Philosophy Lexicon of Arguments

Search  
 
Sentences: sentences are linguistic forms for expressing existent or non-existent issues of conditions, wishes, questions or commands. Statements can be true or false, unlike other forms of sentences like questions or single words. See also subsentential, truth, statements.

_____________
Annotation: The above characterizations of concepts are neither definitions nor exhausting presentations of problems related to them. Instead, they are intended to give a short introduction to the contributions below. – Lexicon of Arguments.
 
Author Item Excerpt Meta data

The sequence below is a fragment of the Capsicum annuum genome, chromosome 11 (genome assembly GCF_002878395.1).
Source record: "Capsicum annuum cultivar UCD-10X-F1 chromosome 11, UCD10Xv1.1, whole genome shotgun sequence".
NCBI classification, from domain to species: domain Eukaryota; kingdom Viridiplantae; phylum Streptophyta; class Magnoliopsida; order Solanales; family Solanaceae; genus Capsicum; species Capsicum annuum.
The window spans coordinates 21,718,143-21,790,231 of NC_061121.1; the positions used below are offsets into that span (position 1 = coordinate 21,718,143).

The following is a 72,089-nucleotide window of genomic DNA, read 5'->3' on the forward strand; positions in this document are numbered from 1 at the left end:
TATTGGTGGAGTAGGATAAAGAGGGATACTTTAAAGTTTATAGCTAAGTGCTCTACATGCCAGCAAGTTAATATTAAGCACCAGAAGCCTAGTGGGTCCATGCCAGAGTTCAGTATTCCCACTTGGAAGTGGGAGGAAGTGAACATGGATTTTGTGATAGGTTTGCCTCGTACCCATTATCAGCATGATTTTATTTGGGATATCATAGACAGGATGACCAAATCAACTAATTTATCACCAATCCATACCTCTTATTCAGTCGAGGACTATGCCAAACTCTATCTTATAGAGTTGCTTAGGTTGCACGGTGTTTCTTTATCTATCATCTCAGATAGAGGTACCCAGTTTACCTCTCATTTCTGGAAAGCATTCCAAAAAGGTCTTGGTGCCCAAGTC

Books on Amazon
Prior I 6
"Sentence per se"/Bolzano: (realist theory): a statement, regardless of whether it is true or false, whether the object exists or not, or whether someone has formulated the sentence or not and whether it is in my mind or not.

_____________
Explanation of symbols: Roman numerals indicate the source, arabic numerals indicate the page number. The corresponding books are indicated on the right hand side. ((s)…): Comment by the sender of the contribution.

Pri I
A. Prior
Objects of thought Oxford 1971

Pri II
Arthur N. Prior
Papers on Time and Tense 2nd Edition Oxford 2003


> Counter arguments against Bolzano



> Suggest your own contribution | > Suggest a correction | > Export as BibTeX Datei
 
Ed. Martin Schulz, access date 2017-06-25